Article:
Tk’emlúps te Secwépemc First Nation members re-elect Rosanne Casimir as chief

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Members of the B.C. nation voted Saturday for their Kukpi7 (chief) and seven councillors, who will serve 3-year terms. The First Nation sparked a national reckoning and international attention to residential schools last year.

Tk’emlups Kúkpi7 (Chief) Rosanne Casimir is pictured during a gathering outside of the former Kamloops Indian Residential School on Oct. 18. She was re-elected to a three-year term as Kúkpi7 this weekend. (Ben Nelms/CBC)

Rosanne Casimir has been re-elected Kúkpi7 (chief) of Tk’emlúps te Secwépemc First Nation for a second term in elections held Saturday.

Members of the 1,400-member B.C. nation voted Saturday for their Kúkpi7 and seven councillors, who will serve three-year terms. 

The councillors elected are Marie Baptiste, Thomas Blank, Nikki Fraser, Joshua Gottfriedson, Justin Gottfriedson, Dave Manuel and Morning-Star Peters. Baptiste, Blank, and Justin Gottfriedson were incumbents heading into the vote.

Casimir first ran for Kúkpi7 of the First Nation three years ago. She has been outspoken internationally after the First Nation announced 200 possible unmarked burial sites at the former Kamloops Indian Residential School were detected by a radar survey in May.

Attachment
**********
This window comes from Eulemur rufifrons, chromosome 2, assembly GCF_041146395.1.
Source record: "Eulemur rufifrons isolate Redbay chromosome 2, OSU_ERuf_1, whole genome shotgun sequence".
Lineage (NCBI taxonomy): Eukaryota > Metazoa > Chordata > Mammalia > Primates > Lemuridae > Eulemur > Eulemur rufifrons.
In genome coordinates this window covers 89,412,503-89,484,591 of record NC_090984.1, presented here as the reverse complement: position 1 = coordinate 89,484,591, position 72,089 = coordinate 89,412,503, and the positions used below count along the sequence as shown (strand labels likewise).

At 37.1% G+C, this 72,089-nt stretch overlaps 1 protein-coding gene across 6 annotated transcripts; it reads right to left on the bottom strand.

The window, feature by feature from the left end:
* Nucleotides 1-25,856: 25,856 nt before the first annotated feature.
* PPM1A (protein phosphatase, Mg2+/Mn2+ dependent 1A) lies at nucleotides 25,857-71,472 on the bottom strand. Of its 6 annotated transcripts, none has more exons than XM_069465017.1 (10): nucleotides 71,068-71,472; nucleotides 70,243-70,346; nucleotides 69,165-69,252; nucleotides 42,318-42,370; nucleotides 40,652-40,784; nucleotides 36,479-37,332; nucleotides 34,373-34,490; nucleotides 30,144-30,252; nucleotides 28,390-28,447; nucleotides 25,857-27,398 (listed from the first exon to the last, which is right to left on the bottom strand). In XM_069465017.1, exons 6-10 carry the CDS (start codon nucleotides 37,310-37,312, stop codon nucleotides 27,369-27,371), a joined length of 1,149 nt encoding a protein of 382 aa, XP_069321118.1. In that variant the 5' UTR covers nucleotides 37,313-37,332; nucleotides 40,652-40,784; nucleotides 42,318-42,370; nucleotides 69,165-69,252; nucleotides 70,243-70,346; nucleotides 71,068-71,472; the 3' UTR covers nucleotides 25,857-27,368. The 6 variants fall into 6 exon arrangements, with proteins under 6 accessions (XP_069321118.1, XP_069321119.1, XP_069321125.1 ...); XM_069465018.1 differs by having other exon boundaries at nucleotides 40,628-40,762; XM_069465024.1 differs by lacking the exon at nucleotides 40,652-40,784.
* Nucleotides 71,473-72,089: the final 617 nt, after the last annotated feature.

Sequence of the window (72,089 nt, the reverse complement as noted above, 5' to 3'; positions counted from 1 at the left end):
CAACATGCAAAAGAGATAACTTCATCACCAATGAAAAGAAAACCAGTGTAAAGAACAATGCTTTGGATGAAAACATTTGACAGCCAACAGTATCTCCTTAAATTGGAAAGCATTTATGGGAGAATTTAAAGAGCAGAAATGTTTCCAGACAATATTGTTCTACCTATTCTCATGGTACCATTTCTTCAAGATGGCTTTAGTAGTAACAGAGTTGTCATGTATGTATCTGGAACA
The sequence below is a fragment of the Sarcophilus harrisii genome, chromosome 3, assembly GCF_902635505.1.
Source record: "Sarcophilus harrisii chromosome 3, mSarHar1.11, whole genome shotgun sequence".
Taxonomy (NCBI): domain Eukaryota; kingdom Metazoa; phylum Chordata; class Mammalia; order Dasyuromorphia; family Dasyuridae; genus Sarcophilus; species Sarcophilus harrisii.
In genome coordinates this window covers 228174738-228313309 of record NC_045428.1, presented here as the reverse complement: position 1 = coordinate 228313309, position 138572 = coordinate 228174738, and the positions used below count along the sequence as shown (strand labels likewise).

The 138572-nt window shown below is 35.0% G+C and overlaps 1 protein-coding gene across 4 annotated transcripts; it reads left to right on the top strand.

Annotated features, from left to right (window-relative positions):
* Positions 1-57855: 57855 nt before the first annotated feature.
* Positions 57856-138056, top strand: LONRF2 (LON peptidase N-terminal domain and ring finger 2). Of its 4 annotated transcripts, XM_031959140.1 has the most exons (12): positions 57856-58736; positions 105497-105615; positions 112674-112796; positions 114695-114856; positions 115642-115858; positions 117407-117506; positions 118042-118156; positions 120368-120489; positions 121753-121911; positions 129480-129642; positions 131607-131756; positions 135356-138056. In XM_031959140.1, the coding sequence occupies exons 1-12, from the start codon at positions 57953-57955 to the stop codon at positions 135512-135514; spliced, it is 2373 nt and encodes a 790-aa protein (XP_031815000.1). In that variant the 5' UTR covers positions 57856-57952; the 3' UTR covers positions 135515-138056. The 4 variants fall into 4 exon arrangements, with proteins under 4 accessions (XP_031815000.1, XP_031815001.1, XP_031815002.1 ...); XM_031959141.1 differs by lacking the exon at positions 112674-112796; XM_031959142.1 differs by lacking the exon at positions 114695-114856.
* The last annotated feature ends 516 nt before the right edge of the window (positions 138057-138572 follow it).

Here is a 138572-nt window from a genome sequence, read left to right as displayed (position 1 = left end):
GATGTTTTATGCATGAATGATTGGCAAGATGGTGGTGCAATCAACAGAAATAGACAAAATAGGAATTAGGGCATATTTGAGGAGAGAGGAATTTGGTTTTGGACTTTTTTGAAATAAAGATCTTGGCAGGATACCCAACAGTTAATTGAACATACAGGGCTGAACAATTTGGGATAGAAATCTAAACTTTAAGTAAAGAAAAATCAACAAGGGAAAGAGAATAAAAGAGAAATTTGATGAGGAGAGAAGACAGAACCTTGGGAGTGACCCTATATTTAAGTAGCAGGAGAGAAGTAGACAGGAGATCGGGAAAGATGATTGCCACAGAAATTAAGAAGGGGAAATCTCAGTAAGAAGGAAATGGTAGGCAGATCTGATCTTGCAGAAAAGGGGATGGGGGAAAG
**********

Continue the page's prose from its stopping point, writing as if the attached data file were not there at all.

She campaigned on plans to build an elders’ lodge, healing centre and museum for her community. 

Also running for the top position were Jeanette Jules and Chad Gottfriedson, both former elected councillors.

According to the election administrators, 488 voters cast ballots in the election. Of those votes, 42 were sent by mail.

More than 1,100 members of the First Nation, formerly known as Kamloops Indian Band, were eligible to vote, out of the community’s roughly 1,400 members.

Casimir received 245 votes, handily beating second-place finisher Jules.

Jeanette Jules was a former councillor who finished second in this weekend’s election for Kúkpi7 of Tk’emlúps te Secwépemc. She received 149 votes. Casimir received 245. (Doug Herbert/CBC)

First Nation inspired others

News of the residential school find earlier this year sparked a renewed national outcry.

Tk’emlúps te Secwépemc inspired many Indigenous communities across Canada to use the technology to search for remains at the former institutions, uncovering hundreds more suspected unmarked burial sites across the country.

Prime Minister Justin Trudeau visited the community on Oct. 18, apologizing for having vacationed in B.C. on Canada’s first National Day for Truth and Reconciliation and ignoring an invitation to mark the day in Tk’emlúps te Secwépemc. Trudeau apologized publicly, calling the decision as a “mistake.”

The community plans to hold a swearing-in ceremony for its newly elected leadership at 4:30 p.m. PT on Monday, which will be livestreamed on the First Nation’s Facebook page.


Support is available for anyone affected by the lingering effects of residential school.

A national Indian Residential School Crisis Line has been set up to provide support for residential school survivors and others affected.

People can access emotional and crisis referral services by calling the 24-hour national crisis line, at 1-866-925-4419.

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